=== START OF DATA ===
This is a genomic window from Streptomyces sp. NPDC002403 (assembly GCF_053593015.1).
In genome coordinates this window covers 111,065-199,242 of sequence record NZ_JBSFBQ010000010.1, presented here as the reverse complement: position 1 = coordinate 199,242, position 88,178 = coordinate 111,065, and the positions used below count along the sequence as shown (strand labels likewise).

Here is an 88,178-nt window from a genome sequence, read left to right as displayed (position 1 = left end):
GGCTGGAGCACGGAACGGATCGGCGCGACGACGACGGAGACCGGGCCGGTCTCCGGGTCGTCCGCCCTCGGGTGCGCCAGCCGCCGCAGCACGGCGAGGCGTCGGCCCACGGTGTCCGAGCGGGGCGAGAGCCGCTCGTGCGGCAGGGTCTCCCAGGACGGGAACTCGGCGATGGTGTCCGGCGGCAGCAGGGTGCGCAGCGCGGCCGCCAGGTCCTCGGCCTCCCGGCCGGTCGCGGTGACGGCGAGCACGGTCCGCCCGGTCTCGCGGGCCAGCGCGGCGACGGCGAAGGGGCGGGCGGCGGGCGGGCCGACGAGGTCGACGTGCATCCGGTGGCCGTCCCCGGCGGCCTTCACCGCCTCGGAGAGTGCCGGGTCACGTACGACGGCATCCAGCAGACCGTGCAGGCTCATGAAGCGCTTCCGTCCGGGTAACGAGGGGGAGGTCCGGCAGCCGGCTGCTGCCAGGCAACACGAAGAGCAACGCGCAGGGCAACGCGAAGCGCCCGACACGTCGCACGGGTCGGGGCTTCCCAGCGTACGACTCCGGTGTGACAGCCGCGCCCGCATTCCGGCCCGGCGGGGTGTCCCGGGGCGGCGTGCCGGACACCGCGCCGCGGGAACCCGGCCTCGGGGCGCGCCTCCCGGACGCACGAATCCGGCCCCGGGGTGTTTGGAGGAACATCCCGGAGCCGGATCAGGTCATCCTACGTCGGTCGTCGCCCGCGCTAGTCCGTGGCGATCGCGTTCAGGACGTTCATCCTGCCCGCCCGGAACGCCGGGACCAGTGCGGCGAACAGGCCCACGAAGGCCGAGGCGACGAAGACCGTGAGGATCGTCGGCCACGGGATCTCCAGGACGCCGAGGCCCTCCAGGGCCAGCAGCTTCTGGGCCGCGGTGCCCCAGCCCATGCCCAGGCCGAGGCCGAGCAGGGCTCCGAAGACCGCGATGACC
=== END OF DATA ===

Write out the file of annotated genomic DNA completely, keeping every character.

This is a genomic window from Streptomyces sp. NPDC002403 (assembly GCF_053593015.1).
In genome coordinates this window covers 111,065-199,242 of sequence record NZ_JBSFBQ010000010.1, presented here as the reverse complement: position 1 = coordinate 199,242, position 88,178 = coordinate 111,065, and the positions used below count along the sequence as shown (strand labels likewise).

Here is an 88,178-nt window from a genome sequence, read left to right as displayed (position 1 = left end):
GGCTGGAGCACGGAACGGATCGGCGCGACGACGACGGAGACCGGGCCGGTCTCCGGGTCGTCCGCCCTCGGGTGCGCCAGCCGCCGCAGCACGGCGAGGCGTCGGCCCACGGTGTCCGAGCGGGGCGAGAGCCGCTCGTGCGGCAGGGTCTCCCAGGACGGGAACTCGGCGATGGTGTCCGGCGGCAGCAGGGTGCGCAGCGCGGCCGCCAGGTCCTCGGCCTCCCGGCCGGTCGCGGTGACGGCGAGCACGGTCCGCCCGGTCTCGCGGGCCAGCGCGGCGACGGCGAAGGGGCGGGCGGCGGGCGGGCCGACGAGGTCGACGTGCATCCGGTGGCCGTCCCCGGCGGCCTTCACCGCCTCGGAGAGTGCCGGGTCACGTACGACGGCATCCAGCAGACCGTGCAGGCTCATGAAGCGCTTCCGTCCGGGTAACGAGGGGGAGGTCCGGCAGCCGGCTGCTGCCAGGCAACACGAAGAGCAACGCGCAGGGCAACGCGAAGCGCCCGACACGTCGCACGGGTCGGGGCTTCCCAGCGTACGACTCCGGTGTGACAGCCGCGCCCGCATTCCGGCCCGGCGGGGTGTCCCGGGGCGGCGTGCCGGACACCGCGCCGCGGGAACCCGGCCTCGGGGCGCGCCTCCCGGACGCACGAATCCGGCCCCGGGGTGTTTGGAGGAACATCCCGGAGCCGGATCAGGTCATCCTACGTCGGTCGTCGCCCGCGCTAGTCCGTGGCGATCGCGTTCAGGACGTTCATCCTGCCCGCCCGGAACGCCGGGACCAGTGCGGCGAACAGGCCCACGAAGGCCGAGGCGACGAAGACCGTGAGGATCGTCGGCCACGGGATCTCCAGGACGCCGAGGCCCTCCAGGGCCAGCAGCTTCTGGGCCGCGGTGCCCCAGCCCATGCCCAGGCCGAGGCCGAGCAGGGCTCCGAAGACCGCGATGACC